How can I audit a specific command or file on AIX?
Need to know which user or process is executing a command or opening a file for READ or WRITE.
The following steps can be used to configure AIX Auditing to audit individual files (including commands) for READ, WRITE and/or EXEC access.
1) Make changes to audit config file to enable streammode auditing…
binmode = off
streammode = on
With streammode, you will immediately get the output in text format. If you choose binmode, you will have to convert the data from binary to text before reading it (see Technote: AIX System Security Audit for more details -
2) Confirm the following line is in /etc/security/audit/streamcmds file
/usr/sbin/auditstream | auditpr -v > /audit/stream.out &
Note that there is a “-v” after auditpr. The -v is not set by default, but it gives you more information. If you want to limit what events will be monitored you can also modify this
file to use the auditselect command, eg…
# vi /etc/security/audit/streamcmds
/usr/sbin/auditstream | /usr/sbin/auditselect -e “command!=cron && command!=at” | auditpr -v > auditstream.out &
This command would exclude from the audistream.out file the information that would be gathered from cron and at. This is probably not something you would want to do in your circumstance.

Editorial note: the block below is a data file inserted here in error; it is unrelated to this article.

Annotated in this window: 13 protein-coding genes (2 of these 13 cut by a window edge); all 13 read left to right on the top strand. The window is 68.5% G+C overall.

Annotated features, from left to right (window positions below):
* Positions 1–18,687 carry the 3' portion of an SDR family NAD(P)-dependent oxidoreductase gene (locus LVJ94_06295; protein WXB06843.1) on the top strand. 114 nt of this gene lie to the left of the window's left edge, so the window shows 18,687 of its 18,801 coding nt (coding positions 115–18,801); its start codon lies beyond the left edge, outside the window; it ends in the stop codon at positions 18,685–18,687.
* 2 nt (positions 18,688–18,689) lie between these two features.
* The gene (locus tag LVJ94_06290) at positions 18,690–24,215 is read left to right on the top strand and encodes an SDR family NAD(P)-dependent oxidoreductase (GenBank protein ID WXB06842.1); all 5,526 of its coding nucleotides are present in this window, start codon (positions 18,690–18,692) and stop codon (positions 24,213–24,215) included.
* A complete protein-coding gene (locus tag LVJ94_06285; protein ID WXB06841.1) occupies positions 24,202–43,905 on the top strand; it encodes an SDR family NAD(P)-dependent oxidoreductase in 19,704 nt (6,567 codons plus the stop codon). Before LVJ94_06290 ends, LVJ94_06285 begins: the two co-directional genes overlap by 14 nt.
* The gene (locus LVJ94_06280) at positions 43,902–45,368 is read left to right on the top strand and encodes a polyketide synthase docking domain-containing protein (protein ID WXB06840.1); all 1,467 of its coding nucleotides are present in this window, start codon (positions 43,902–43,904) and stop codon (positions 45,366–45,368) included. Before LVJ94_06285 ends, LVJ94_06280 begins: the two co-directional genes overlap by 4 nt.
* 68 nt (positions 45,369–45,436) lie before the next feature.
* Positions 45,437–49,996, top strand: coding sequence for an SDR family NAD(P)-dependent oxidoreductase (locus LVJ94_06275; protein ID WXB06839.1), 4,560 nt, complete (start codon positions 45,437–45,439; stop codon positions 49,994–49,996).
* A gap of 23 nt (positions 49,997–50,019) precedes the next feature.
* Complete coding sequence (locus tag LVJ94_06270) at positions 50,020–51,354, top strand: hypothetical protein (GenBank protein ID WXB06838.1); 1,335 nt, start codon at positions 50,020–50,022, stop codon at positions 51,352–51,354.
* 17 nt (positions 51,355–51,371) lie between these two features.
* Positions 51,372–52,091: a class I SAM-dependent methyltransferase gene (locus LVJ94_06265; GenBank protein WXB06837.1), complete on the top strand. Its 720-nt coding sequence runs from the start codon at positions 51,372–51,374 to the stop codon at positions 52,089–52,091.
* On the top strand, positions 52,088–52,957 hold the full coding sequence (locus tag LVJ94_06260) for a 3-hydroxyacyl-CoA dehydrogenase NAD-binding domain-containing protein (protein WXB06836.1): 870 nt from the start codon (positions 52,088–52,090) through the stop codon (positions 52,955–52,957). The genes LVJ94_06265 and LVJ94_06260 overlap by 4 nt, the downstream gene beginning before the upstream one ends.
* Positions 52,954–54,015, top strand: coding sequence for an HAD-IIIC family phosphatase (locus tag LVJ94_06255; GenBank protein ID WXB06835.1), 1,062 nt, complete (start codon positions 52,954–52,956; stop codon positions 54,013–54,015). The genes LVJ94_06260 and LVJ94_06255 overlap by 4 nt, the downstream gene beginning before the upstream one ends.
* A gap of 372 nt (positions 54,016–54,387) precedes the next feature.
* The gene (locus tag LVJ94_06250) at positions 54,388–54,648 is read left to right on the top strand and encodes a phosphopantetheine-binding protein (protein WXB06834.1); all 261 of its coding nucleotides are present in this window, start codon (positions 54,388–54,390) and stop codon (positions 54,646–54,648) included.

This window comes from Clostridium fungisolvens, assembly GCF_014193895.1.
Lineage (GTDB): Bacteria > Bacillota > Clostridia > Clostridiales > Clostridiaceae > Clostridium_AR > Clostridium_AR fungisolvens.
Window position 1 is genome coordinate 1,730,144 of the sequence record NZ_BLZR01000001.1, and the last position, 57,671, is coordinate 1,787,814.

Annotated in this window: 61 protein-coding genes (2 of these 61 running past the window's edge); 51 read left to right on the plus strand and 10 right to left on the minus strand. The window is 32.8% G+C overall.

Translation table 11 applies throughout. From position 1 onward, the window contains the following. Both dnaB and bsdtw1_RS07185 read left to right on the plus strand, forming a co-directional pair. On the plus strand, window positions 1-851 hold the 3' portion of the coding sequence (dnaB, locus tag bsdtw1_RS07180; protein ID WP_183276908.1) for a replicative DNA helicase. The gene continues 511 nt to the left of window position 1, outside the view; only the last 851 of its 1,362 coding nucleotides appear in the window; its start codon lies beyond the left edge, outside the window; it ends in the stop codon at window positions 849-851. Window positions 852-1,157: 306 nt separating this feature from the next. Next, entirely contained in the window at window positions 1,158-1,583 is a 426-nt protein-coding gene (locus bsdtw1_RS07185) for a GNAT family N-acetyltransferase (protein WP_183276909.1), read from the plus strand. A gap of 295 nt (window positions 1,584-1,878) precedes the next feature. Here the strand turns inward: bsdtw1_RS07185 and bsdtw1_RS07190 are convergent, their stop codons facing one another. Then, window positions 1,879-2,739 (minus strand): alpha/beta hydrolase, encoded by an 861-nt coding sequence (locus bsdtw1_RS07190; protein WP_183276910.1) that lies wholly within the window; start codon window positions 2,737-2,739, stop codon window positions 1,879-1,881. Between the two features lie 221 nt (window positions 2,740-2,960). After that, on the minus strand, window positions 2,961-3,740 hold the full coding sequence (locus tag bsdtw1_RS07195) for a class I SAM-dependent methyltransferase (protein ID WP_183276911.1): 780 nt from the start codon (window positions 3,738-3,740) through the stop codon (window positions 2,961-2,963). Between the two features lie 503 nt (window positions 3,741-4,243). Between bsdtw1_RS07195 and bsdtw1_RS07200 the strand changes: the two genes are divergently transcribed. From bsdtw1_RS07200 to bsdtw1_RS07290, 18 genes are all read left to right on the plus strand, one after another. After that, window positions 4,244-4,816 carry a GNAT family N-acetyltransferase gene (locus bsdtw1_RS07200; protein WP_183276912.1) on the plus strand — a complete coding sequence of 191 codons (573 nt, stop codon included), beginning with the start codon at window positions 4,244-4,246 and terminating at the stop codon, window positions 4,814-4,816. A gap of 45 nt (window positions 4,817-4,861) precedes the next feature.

* See the AIX System Security Audit technote for more information on using auditselect.
3) Edit the /etc/security/audit/objects file to add an entry for the object/file you want to audit (replace path/to/filename and FILENAME with actual path and filename to be audited)
w = “S_FILENAME_WRITE”
The above line will audit writes to the file, but you can also audit reads and/or execute (for commands) with…
r = “S_FILENAME_READ”
x = “S_FILENAME_EXECUTE”
4) Edit the /etc/security/audit/events file to include the following:
S_FILENAME_WRITE = printf ” %s “
If you included READ and/or EXECUTE entries in step 3, you will also need to add the following entries to the events file…
S_FILENAME_READ = printf ” %s “
S_FILENAME_EXECUTE = printf ” %s “
5) Start auditing. On the command line type:
# audit start
if you need to reset auditing for any reason, simply exec…
# audit shutdown; audit start
6) Wait until the issue to occur, or perform steps to duplicate the problem being audited.
7) Stop auditing and check the output file for FILENAME entries
# audit shutdown
# cd /audit
# cat stream.out
The audit record is displayed as follows (example is for auditing a WRITE to a file)…
S_FILENAME_WRITE root OK Wed mar 06 2012 <application_name>
audit object write event detected /path/to/filename